In the days when a receiving player could be guilty of an obstruction offence (pre -1993) the best time to attempt a tackle, other than an interception before the ball reached the intended receiver (which is still the most advantageous way to gain possession), was as the ball was being received. In those circumstances obstruction was always seen as occurring before the tackle attempt and the obstructing player penalised if the tackler was or came to be within within playing reach of the ball before the ball was played away or the receiving player moved away to keep it beyond the playing reach of opponents (so considerable skill, besides collecting the ball, was required of a player receiving the ball – which is no longer the case).

The ‘new interpretation’ (in fact an exception to the Obstruction Rule) reversed this situation. A receiver no longer needed to make a lead run to create time and space to receive the ball and among the worse times to attempt a tackle was (and is) as the ball was being received (these days such a tackle attempt is likely to be regarded as a contact offence even when there is no contact made). A player already in controlled possession of the ball, but shielding it, is in an even stronger position if the umpire sees no genuine and legal attempt to play at the ball by a tackler  – and what constitutes an attempt to play at the ball might actually be an impossibility when the ball is shielded to prevent such a thing happening – this is a circular situation, but one that is usually interpreted to the ball-holders advantage (which is hardly fair).

The video immediately below is a clip that was published by the FIH Umpiring Committee via the dartfish.com website. The ‘Interpretation of the action’ provided with it failed to describe most of the action which occurred between the time the GER player received the ball and when she had completed her turn about it, to once more face the ARG player, but concluded that the ARG player made no attempt to play at the ball and so could not have been obstructed. Such coaching can only cause great confusion, as the tackle attempts made by the ARG player are obvious, as is the deliberate blocking off of the ARG player by the GER player (it was with much relief that I discovered recently that the FIH Umpire coaching videos that were produced are no longer available on that website. It was infuriating to see such a potentially valuable coaching tool so badly produced. It will be interesting to see what, if anything, replaces them.)  I have overwritten this clip with my own comment.This is the interpretation of the action that was provided with the video by the FIH Umpiring Committee (in fact whoever they appointed to do the job).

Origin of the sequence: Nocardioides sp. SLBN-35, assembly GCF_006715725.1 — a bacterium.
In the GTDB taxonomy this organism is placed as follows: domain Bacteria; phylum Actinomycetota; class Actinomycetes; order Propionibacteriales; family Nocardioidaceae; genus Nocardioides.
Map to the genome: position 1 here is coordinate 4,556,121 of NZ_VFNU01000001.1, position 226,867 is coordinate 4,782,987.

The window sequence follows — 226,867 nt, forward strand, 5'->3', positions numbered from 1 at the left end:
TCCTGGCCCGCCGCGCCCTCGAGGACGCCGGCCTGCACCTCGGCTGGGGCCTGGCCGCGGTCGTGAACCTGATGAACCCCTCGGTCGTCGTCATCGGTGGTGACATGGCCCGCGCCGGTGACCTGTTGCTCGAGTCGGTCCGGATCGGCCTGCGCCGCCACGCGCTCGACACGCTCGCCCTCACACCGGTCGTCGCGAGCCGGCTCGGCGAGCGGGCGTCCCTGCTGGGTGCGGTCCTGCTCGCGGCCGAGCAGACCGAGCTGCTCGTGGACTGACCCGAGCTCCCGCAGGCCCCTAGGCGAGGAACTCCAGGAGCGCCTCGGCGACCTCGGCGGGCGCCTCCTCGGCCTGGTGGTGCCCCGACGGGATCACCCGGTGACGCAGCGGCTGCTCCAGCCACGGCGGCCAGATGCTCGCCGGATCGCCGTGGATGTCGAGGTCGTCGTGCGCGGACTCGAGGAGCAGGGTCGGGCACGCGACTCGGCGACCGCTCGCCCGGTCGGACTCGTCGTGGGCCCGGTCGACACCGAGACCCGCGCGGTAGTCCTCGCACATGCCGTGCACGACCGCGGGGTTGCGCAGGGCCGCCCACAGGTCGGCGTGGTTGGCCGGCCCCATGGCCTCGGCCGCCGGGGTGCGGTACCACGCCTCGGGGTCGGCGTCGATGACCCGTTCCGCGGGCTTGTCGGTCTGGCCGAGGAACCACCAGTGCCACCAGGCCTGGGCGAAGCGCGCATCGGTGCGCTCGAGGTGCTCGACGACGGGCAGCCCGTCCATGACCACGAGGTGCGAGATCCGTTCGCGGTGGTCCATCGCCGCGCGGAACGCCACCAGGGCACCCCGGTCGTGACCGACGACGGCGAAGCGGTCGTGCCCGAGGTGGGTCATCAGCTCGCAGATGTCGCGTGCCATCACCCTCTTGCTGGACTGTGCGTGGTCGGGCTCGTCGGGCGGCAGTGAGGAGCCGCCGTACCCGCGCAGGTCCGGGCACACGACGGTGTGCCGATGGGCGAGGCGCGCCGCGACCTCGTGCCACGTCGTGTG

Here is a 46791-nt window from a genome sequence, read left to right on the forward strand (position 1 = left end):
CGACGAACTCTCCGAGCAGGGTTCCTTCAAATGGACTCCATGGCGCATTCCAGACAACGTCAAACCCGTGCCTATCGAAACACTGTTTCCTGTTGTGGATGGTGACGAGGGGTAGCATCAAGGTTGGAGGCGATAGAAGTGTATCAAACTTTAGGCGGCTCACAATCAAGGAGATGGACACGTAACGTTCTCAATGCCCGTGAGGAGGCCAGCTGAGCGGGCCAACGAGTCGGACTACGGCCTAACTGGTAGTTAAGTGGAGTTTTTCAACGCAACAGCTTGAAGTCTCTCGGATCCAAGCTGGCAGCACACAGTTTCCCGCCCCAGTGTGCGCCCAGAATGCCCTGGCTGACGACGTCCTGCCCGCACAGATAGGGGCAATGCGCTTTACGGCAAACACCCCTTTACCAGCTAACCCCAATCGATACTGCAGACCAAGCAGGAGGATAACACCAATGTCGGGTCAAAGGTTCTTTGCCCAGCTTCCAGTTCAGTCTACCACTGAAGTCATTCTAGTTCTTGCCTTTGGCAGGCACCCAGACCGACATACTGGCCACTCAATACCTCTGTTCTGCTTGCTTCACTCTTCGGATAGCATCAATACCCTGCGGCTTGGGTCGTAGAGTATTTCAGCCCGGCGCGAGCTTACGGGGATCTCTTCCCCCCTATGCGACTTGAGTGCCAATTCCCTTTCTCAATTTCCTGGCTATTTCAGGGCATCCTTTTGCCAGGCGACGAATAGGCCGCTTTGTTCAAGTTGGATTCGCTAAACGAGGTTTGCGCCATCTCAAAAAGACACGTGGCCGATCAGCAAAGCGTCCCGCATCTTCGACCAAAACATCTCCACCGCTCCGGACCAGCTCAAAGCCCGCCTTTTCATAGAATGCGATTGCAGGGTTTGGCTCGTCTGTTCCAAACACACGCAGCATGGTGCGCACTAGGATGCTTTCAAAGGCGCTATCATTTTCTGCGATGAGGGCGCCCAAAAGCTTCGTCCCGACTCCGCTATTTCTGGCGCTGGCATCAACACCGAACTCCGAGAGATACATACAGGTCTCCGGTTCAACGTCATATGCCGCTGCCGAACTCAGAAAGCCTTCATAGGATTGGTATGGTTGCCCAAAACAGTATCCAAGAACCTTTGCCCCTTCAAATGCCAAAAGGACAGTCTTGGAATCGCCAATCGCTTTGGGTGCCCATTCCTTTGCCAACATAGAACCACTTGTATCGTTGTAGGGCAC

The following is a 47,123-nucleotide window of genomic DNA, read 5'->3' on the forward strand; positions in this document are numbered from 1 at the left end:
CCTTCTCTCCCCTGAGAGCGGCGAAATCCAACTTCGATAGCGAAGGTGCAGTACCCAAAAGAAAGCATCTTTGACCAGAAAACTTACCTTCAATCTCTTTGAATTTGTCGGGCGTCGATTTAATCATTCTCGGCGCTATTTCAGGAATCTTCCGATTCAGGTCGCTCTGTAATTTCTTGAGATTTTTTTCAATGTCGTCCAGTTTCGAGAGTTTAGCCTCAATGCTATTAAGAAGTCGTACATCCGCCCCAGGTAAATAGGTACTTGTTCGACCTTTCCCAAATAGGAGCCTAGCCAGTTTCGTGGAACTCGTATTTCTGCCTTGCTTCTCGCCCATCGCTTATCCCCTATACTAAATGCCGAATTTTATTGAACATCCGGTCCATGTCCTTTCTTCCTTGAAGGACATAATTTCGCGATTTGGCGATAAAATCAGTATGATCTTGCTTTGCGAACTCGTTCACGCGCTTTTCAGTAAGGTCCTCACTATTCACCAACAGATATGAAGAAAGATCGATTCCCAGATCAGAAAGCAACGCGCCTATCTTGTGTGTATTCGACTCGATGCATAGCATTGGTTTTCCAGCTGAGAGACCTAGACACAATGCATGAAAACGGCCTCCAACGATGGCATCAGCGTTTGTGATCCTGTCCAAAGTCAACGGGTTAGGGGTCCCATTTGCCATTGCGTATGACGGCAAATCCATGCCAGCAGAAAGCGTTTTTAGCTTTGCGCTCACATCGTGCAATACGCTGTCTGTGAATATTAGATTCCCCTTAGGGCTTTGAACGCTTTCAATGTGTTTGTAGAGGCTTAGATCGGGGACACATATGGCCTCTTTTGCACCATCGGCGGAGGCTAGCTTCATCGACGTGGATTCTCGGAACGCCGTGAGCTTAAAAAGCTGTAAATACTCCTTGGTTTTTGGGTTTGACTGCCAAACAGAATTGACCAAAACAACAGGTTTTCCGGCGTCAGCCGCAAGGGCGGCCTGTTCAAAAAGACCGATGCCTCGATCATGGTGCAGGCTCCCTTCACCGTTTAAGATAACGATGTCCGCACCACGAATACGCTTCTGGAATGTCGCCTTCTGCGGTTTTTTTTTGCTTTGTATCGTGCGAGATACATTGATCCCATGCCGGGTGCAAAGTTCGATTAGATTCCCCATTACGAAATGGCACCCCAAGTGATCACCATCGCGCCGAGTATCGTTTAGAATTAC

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The only thing that was (and is as a lone player) even worse than attempting to tackle a player in the act of receiving the ball was (is) to attempt to go around a player receiving the ball to try to make a tackle. That simply provided the receiver, then in control of the ball, with opportunity to turn away to the other side and into the space just vacated by the player attempting to tackle. Whoever drafted the conditions of the ‘new interpretation’ clearly had no idea what was involved when defending or tackling during a hockey match.

There is no onus on the opponent of a receiving player to make a tackle attempt, there cannot be, and there certainly should not be direction given that a tackler must go around a ball holder to make a tackle attempt (or even the impression given that this is the case). In most circumstances sensible defenders will try to block movement by an opponent with the ball and hold their ground until they have sufficient numerical advantage to actively confront a ball holder and try to win the ball without the risks associated with loss of defensive position. This is of course not a hard and fast statement, a forward will try to tackle a full-back in possession of the ball in the full-back’s own circle whenever the opportunity arises, but in general defenders do not rush to tackle forwards outside the 23m area, when the attackers have good control of the ball and unmarked support, that is just common sense. 

 

https://martinzigzag.com/2015/10/31/rewrite-rule-9-12-obstruction/

 

 

https://martinzigzag.com/2018/09/08/now-after-25-years/

 

September 5, 2018

Mistakenly corrected

FIELD HOCKEY RULES

 

The incident in the video is about whether or not there was a ball-foot contact by the defending player but, perhaps more importantly, what the umpires should have done if they believed there had been a ball-foot contact. The fact of contact (once established) is not the end of the matter, it is not what penalty is based upon because it is not what offence is based on. if there is ball-foot contact a reasoning process must take place before a decision may be made. The Rule Explanation is absolutely clear on this point.